Fun with Technology

I seem to be having all sorts of wrestling matches with my computers and related technology lately.  I got a new computer at work in September, with a scanning program that reads documents fed through the fax machine and turns them into pdf files.  It worked without a problem until a couple of weeks ago when it suddenly decided there wasn’t enough memory (somewhere–the program wasn’t specific about exactly where) to scan at 1200 dpi.  Fortunately the two or three documents I scan each week work perfectly well at 600 dpi.  This week the program started randomly producing blank pdf files; now I have to scan some papers twice and check the files before I send them on.  I have no idea what’s going on there.

Then there was the Excel file that suddenly sprouted large, unexplained, and unnumbered gaps the other day.  Fortunately I had the good sense to close it before I saved any of the anomalies.  When I reopened the file it was perfectly well behaved.  Sometimes frequent saves are not the answer.

Meanwhile, the (admittedly old) printer sometimes refuses to print from the sheet feeder (which we use to print checks and labels) and the (also aging) copy machine suffers from paper jams in the morning.  We’re doing our best to work around these problems, because we’re planning to reorganize the office and replace the printer, copier, and fax machine in the foreseeable future.

My computer puzzles at home have been solvable, for which I am grateful.  This morning I found my computer rebooted and waiting patiently for my password, and when I logged in I discovered that Internet Explorer 11 had been downloaded during the night.  It looks exactly like IE 10, but apparently it works on touch screen computers.  I don’t have a touch screen computer.  It didn’t change any of my settings, so no harm, no foul.

I’ve been resurrecting an old manuscript to enter in the RWA Golden Heart contest (it’s an addiction).  My work in progress stood no chance of being finished in time, so I pulled out one that I’ve always liked but haven’t really looked at in some time.  It did well in contests some years ago, so I decided to give it another shot.  And some editing.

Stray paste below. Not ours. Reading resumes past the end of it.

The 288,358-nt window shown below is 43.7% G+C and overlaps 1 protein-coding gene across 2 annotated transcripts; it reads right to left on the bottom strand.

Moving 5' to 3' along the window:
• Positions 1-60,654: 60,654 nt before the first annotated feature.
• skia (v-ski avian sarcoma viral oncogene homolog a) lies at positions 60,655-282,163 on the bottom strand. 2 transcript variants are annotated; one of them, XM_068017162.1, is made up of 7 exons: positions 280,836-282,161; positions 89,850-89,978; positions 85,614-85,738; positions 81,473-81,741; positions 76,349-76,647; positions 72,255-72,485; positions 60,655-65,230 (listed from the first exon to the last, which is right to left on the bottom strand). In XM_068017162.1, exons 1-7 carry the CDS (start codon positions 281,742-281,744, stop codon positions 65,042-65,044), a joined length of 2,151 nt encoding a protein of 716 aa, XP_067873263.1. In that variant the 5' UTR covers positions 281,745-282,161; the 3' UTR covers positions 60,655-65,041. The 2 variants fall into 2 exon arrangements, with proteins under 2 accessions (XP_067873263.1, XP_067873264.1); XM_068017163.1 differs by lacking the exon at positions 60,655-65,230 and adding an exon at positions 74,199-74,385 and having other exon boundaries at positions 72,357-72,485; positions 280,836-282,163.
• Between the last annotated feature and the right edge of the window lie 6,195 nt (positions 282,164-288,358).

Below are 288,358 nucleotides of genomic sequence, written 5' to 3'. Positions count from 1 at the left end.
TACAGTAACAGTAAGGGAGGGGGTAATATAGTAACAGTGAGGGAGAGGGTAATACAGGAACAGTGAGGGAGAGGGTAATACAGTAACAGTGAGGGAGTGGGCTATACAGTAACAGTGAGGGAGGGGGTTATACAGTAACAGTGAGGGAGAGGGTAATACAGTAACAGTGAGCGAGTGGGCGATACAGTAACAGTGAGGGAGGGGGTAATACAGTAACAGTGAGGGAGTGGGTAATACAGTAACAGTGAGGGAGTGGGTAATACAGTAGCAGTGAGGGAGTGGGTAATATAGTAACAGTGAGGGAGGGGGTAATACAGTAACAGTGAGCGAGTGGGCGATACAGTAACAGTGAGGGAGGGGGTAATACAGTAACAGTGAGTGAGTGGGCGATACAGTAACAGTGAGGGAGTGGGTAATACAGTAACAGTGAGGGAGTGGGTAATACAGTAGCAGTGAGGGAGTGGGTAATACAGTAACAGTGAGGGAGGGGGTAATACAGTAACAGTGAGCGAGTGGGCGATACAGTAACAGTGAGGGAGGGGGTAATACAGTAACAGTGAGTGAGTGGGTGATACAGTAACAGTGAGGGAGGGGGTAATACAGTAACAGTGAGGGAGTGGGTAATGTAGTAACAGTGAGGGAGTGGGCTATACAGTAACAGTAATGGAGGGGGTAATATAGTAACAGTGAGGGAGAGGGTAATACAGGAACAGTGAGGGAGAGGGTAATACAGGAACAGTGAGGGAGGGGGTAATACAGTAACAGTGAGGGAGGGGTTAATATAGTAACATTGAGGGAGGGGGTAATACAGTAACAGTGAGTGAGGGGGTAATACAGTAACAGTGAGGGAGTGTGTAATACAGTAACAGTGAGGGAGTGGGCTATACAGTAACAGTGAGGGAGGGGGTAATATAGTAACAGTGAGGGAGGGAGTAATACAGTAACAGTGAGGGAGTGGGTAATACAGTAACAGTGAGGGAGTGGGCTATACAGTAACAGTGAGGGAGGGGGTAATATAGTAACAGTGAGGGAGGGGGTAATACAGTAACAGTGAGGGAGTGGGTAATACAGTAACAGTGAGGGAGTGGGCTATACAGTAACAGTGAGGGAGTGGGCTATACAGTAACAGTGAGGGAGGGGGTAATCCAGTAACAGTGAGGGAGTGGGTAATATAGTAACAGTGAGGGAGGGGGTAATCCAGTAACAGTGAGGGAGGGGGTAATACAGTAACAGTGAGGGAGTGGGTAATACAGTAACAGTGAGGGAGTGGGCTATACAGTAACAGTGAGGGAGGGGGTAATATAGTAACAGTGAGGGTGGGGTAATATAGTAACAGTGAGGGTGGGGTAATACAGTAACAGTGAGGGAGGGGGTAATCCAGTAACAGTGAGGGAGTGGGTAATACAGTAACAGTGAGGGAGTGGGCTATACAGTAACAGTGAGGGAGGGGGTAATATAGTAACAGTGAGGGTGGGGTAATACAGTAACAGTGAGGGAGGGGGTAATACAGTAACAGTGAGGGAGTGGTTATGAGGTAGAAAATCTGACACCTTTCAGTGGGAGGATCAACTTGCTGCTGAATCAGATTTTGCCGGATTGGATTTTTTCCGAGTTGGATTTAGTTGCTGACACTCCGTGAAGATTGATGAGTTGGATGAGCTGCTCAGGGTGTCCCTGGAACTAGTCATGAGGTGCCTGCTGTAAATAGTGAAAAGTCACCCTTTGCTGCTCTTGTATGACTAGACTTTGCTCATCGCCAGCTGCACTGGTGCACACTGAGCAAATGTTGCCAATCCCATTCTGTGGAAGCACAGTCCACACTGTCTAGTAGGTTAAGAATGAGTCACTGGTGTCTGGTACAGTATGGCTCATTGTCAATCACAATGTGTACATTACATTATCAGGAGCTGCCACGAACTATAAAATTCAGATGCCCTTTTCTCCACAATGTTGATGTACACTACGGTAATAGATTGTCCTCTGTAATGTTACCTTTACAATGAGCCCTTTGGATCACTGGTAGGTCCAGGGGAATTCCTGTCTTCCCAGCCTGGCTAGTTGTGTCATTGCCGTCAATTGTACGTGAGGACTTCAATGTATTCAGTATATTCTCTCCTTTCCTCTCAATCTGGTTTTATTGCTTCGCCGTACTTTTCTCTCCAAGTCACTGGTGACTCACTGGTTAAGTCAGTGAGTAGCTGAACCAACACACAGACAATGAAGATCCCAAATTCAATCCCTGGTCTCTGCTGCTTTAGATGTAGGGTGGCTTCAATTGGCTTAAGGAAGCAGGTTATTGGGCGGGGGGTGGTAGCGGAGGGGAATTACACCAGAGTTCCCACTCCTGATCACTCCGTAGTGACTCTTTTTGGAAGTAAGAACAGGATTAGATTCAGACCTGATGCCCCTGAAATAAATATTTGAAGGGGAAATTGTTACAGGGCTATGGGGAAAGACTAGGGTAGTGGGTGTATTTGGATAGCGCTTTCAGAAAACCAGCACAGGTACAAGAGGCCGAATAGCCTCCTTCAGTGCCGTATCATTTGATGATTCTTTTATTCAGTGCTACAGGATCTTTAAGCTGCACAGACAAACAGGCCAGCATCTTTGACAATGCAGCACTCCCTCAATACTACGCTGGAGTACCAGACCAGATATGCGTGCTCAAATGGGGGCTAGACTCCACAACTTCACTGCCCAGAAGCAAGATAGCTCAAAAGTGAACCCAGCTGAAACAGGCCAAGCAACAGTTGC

I went through the whole manuscript, making generally small edits, and liking what I read.  It had been long enough that I’d forgotten many of the details, and I actually enjoyed reading it, as though it was a novel I’d read (rather than written!) years ago.  But it needed some work, and after sending the first three chapters to a couple of writer friends, I did some more editing, and decided I needed to combine some scenes, split some others, and move some chapter breaks.

It would have been so much easier to do in Scrivener, but the contest deadline is looming, and I didn’t have time to move the manuscript from Word to Scrivener and back.  Fortunately there was relatively little full-scale rewriting to do (for now, at least–if an editor ever says, “I’ll buy this, but you need to turn the time line inside out,” I’m there), and I did it on paper and in the Word file.

But I still had those pesky chapter breaks to shift around, and that’s where my large computer monitor proved its worth (not for the first time).  I discovered that Word could show me at least eight pages at a time at a resolution clear enough to read, which made judging the length and breaking points of chapters surprisingly easy, and perhaps even more visual than Scrivener.

Chapters

Believe me, I’m really not complaining about any of these little hassles.  I’ve kept records in ledger books rather than Excel, made copies on mimeograph machines after typing the masters without a ribbon, and typed whole novels on a typewriter, so I appreciate everything I do on a computer.  But there are times when I have no idea what’s going on–it might as well be magic.

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